Italy looks to be the next shoe to drop, reports Graham Bowley:"European efforts to solve a growing sovereign debt crisis have failed to quell market unease on the Continent, and the skepticism over Greece points to continued volatility this week. Among fresh warning signs, Italy’s cost of borrowing has jumped to the highest rate since the country adopted the euro. Others signs include pressures building in the plumbing of Europe’s banking system. While those pressures are not yet at the levels experienced during the 2008 financial crisis, when some markets in the United States froze altogether, they are high enough to cause worry, analysts say...Investors are still demanding greater certainty on how Europe would pay for a rescue package aimed at stopping the Greek financial contagion from spreading to Italy or Spain."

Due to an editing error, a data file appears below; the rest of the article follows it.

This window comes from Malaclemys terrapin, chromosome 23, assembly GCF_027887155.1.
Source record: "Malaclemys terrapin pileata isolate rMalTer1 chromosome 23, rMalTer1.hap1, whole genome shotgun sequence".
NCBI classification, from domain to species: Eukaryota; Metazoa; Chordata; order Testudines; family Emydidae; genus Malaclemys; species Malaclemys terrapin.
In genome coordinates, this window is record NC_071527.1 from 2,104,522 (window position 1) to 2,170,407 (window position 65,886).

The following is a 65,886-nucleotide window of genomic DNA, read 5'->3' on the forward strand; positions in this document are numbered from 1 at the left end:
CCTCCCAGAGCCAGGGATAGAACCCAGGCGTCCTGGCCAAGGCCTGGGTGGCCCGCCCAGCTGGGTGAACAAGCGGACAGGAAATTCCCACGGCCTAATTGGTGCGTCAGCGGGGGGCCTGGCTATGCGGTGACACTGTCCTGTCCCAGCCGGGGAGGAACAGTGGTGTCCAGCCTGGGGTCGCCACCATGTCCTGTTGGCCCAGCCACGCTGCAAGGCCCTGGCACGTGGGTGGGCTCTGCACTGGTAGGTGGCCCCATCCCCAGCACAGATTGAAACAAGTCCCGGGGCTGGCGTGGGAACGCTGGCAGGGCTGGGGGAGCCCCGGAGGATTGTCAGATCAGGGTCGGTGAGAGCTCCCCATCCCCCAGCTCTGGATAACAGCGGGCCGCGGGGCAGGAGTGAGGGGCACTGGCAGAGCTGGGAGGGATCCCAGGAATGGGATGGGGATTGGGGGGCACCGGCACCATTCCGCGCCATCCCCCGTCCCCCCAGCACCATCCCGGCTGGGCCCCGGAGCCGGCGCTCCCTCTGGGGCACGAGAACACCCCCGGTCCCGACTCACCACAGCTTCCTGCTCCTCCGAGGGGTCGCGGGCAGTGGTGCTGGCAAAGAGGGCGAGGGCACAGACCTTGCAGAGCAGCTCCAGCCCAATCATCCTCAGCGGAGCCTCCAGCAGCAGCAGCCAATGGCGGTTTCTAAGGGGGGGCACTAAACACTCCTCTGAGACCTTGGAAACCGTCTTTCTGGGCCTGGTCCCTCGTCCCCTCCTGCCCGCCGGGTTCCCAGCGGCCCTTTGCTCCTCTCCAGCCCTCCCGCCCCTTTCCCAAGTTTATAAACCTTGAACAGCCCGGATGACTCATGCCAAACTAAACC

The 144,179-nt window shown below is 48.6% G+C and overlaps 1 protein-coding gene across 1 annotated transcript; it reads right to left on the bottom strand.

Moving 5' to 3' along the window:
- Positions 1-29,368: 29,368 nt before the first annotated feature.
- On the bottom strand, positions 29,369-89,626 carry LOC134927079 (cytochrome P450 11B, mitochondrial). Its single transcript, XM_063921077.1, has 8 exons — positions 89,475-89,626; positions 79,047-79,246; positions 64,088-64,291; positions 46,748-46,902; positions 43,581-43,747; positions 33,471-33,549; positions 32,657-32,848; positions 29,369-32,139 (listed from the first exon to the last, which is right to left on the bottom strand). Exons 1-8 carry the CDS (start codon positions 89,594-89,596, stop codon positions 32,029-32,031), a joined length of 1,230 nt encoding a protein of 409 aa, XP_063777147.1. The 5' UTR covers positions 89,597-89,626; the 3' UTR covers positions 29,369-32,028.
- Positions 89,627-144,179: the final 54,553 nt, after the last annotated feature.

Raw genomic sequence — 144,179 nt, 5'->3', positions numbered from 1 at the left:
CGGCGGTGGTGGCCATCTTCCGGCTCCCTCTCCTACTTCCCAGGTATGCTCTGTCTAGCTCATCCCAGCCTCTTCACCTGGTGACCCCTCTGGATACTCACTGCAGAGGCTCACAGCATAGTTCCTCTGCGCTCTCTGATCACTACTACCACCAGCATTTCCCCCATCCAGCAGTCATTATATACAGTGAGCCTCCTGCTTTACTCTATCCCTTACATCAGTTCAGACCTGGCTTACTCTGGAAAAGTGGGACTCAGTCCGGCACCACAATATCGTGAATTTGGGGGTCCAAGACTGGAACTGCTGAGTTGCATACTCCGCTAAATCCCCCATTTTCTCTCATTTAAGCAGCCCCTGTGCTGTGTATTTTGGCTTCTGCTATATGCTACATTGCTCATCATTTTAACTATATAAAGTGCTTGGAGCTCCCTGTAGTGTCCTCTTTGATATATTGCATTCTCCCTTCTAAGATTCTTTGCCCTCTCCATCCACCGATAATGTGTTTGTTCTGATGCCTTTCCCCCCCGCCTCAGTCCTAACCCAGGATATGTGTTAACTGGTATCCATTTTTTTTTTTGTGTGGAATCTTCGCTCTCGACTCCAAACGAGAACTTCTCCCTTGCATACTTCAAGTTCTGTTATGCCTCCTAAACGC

Stand-up interlude: Louis CK visits "Conan".
Health exchanges are spurring a spree of lobbying, reportsSarah Kliff: "From insurance companies to drug stores to doctors, just about any industry that touches the health care system has a different opinion on how the Obama administration should shape the new insurance markets at the heart of the health-care reform law. But they all agree on one thing: now is the time to weigh in. Health and Human Services has received thousands of comments on preliminary exchange regulations issued earlier this year, which laid some ground rules for what the new marketplace would look like...America’s Health Insurance Plans, which lobbies for the insurance industry, has pushed the Obama administration to leave much of the regulation to the states, which have traditionally overseen insurance market functions."